Annie Seaton’s new eco-romance, Osprey Reef, is taking readers on an exploration of the coral reefs as part of the beautiful Great Barrier Reef, showcasing issues such as bleaching and the damaging affects of climate change. With an esquite backdrop, and following two fircely indepentent women’s lives via dual timeline perspectives, Osprey Reef is a “tense and exciting” read (Brenda Telford) that is “fast paced and has everything [the] reader needs to keep them enthralled” (Helen Sibritt). Brenda highly recommends this one for readers “who love suspense and mystery, mixed with light romance and intriguing history” and Helen says it is a “must read” to see the “past [unravel …] and see love bloom on the high seas and fortunes change.” Helen “hope[s] you come along for the journey[,as] it is well worth the trip.”
With a slight change of scenary, another favourably reviewed romantic suspense novel this month was Treasured Whispers by Kendal Talbot. If action adventure, Indiannia Jones is more your style,this might be the book for you. Full of danger, intrigue, and set amongst the exotic Egyptian backdrop, Treasured Whispers sees the beloved treasure hunters dive deep undeground in a man made lake, facing unexpected perils in the likes of crocodiles and an unknown enemy who manages to divide their little group. With a pregnant heroine, and hero who will stop at nothing to protect her, Helen Sibritt loved this one, however she does point out a few trigger warnings in her review that might be worthwhile reading before you pick up the book.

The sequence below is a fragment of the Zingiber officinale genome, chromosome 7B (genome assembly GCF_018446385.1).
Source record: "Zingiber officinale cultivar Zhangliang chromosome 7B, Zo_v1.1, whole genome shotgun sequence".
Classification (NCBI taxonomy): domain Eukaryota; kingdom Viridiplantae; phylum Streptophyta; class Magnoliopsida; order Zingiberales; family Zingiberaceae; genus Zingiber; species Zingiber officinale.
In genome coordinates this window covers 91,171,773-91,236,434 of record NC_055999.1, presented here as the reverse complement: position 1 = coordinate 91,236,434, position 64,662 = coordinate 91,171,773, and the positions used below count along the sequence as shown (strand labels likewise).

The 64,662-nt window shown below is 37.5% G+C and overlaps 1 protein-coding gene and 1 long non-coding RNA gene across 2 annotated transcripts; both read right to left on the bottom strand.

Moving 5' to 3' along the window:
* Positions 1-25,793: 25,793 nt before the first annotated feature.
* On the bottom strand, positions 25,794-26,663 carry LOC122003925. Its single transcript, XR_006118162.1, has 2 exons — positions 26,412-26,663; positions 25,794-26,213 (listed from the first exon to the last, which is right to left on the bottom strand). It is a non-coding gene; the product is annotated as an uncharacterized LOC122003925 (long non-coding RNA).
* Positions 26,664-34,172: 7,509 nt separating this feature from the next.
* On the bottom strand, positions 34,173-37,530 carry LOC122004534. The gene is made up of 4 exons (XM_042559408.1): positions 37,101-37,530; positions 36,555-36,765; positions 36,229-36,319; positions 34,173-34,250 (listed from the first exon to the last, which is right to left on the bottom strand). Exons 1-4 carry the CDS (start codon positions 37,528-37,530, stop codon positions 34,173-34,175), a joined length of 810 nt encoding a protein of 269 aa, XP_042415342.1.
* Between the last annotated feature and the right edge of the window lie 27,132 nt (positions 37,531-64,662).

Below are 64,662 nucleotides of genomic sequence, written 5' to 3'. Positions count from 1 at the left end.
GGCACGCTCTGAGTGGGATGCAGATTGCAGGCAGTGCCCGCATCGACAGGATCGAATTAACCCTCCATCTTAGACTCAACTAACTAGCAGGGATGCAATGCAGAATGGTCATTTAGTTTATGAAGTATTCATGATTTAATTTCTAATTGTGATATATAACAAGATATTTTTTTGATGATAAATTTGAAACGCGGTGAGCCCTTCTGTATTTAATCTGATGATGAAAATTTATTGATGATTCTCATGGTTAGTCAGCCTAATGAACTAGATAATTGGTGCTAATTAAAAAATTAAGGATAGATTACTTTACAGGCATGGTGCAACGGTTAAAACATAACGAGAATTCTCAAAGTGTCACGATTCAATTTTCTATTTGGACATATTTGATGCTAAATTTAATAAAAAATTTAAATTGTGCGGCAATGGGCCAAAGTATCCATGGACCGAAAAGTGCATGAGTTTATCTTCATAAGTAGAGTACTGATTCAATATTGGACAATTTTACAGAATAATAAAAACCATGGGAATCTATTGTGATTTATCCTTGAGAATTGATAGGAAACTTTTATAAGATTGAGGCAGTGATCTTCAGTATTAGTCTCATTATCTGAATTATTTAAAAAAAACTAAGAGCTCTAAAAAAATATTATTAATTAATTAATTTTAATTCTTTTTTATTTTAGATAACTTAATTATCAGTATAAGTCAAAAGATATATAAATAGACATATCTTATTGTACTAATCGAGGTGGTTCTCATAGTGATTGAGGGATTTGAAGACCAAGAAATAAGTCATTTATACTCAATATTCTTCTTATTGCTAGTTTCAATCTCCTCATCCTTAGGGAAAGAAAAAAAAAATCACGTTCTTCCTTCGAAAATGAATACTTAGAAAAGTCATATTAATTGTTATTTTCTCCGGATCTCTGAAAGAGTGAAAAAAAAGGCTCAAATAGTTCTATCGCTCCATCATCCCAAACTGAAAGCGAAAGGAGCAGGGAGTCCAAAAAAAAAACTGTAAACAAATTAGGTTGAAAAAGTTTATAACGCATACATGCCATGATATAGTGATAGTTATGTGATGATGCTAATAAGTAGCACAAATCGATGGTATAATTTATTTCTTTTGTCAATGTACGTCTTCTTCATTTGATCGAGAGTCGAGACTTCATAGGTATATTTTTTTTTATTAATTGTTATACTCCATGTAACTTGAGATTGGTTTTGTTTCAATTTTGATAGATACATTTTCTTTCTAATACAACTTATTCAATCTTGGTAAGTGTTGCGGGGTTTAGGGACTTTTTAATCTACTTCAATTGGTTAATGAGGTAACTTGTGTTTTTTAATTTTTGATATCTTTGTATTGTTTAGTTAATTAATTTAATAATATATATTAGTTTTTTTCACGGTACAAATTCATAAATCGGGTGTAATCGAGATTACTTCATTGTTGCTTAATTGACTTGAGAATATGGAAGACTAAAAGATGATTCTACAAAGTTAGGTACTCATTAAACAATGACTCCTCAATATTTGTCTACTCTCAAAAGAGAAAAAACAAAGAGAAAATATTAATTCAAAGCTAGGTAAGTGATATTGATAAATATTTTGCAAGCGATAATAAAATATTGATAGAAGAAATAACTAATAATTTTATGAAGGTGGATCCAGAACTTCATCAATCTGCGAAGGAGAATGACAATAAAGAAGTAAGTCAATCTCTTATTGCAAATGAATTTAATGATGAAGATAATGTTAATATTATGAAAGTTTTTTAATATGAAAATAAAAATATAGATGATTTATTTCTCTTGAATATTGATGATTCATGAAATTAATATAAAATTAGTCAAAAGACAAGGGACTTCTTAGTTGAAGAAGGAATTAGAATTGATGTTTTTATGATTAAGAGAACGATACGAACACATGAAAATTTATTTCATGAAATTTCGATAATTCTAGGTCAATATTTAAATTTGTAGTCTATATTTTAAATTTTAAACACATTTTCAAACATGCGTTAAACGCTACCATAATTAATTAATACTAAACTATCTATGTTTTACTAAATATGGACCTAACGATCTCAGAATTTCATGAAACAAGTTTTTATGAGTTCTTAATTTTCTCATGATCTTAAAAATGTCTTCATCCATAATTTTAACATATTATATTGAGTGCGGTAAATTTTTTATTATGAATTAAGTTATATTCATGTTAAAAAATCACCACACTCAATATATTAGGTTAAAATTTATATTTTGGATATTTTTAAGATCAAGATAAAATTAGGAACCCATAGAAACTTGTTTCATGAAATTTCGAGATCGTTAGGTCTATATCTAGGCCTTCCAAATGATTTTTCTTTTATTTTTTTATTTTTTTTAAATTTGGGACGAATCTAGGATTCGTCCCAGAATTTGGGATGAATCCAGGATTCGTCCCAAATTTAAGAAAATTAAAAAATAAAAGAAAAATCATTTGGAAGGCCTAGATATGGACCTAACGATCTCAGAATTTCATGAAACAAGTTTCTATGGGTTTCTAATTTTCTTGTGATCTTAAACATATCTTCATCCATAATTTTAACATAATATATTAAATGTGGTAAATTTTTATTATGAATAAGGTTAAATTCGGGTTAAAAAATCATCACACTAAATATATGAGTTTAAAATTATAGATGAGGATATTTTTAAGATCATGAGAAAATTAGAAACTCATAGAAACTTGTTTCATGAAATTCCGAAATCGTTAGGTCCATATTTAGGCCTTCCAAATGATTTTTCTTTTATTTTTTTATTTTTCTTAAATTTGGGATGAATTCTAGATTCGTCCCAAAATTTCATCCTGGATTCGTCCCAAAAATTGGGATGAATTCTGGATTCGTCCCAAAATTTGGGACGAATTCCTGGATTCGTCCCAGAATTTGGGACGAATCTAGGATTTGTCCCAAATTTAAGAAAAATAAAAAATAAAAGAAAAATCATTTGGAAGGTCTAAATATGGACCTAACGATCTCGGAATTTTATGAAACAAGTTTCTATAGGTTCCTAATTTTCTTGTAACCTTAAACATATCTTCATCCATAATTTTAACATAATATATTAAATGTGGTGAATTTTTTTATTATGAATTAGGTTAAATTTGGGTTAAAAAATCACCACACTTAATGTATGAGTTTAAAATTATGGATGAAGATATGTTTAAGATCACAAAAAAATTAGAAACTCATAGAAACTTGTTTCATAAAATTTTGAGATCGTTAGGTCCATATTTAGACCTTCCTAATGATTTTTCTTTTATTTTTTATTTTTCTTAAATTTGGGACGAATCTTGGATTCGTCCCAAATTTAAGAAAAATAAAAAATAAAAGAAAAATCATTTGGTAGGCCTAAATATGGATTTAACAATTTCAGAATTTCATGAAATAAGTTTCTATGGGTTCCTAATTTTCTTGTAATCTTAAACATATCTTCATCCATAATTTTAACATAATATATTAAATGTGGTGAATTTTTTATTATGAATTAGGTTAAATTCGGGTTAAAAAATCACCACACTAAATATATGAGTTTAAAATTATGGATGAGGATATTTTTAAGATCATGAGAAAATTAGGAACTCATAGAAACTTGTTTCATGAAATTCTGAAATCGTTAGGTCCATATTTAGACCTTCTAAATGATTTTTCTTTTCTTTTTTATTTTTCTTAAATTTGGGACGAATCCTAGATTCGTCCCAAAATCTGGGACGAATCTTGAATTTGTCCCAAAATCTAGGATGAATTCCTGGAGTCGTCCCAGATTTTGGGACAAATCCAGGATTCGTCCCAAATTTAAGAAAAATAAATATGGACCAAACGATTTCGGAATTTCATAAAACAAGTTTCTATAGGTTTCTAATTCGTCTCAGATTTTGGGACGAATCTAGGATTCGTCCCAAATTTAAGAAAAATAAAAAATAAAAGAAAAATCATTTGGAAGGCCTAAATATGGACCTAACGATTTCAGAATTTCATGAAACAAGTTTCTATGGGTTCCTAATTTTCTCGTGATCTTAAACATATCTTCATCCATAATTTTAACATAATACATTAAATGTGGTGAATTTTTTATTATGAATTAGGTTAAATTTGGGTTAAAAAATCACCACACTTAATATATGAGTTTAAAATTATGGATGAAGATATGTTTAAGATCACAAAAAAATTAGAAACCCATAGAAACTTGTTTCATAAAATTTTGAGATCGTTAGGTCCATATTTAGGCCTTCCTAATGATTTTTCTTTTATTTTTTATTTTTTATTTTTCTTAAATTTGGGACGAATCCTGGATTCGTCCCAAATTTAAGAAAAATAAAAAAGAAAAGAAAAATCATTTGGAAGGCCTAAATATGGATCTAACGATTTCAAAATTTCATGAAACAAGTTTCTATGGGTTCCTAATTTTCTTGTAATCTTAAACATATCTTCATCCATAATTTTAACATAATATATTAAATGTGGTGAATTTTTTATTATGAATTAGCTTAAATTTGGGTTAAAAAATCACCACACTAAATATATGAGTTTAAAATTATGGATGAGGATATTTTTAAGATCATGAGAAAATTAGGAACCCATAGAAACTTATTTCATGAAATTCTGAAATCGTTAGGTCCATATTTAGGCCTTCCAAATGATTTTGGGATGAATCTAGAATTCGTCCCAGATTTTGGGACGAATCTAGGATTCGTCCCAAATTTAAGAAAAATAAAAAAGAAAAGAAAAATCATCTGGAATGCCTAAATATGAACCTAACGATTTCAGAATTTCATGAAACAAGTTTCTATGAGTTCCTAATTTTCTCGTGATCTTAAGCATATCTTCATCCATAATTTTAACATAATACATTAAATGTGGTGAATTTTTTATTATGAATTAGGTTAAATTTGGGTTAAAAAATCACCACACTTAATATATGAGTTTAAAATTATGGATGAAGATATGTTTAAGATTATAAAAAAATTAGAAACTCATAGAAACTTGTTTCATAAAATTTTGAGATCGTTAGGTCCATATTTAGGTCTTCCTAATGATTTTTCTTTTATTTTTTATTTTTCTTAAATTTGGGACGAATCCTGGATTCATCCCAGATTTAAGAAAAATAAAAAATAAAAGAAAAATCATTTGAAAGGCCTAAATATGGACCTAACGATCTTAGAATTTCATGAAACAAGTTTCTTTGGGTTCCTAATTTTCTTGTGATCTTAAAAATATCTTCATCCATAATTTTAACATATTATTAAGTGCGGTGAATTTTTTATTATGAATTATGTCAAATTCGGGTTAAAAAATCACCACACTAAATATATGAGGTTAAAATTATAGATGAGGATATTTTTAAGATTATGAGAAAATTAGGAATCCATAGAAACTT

Speculative romance is not a sub-genre we typically tend to get too many book reviews linked for throughout the year, and it’s because of this I wish to give a special shout out to Eleni Konstantine – Eleni’s Library who submitted five reviews with this sub-genre this month. As a rule Eleni’s reviews tend to be short and sweet wrap ups of the books, and because many of these books are parts of huge series, there is not much I can summarise here. However if you are looking for a fantasy romance fix, why not consider Revenge by Fiona McIntosh, or if Sci-fi is more your style, what about Shaw by Anna Hackett which is all about the “action, battles with aliens, love, loyalty, [and] survival”. If paranormal romance is more up your ally, why not consider reading: Unforgotten by Cassie Laelyn for your fallen angels fix; or A Night of the Dark Horse by Janni Neal or Darkness Unmasked by Keri Arthur for your dark angels.
As a general note, next month’s Romance round up is being pushed until just after Christmas and will will be a bumper edition including November and December and will sadly be the last Romance round up delivered directly to your inboxes/blog feed. While the website might be wrapping up at the end of this year, the challenge will live on through the Goodreads group and facebook group, so make sure you are following both of them to stay ahead of some of the amazing books written by our amazing Australian Women Writers!
About Me: Hey, I’m Jess from The Never Ending Bookshelf. I’m an avid reader, book collector (sometimes book hoarder) and a hopeless romantic. I live and breathe everything to do with the written word, working by day as a bookseller and by night as a book blogger. You can find me at The Never Ending Bookshelf, Instagram, Twitter, Goodreads and on Facebook.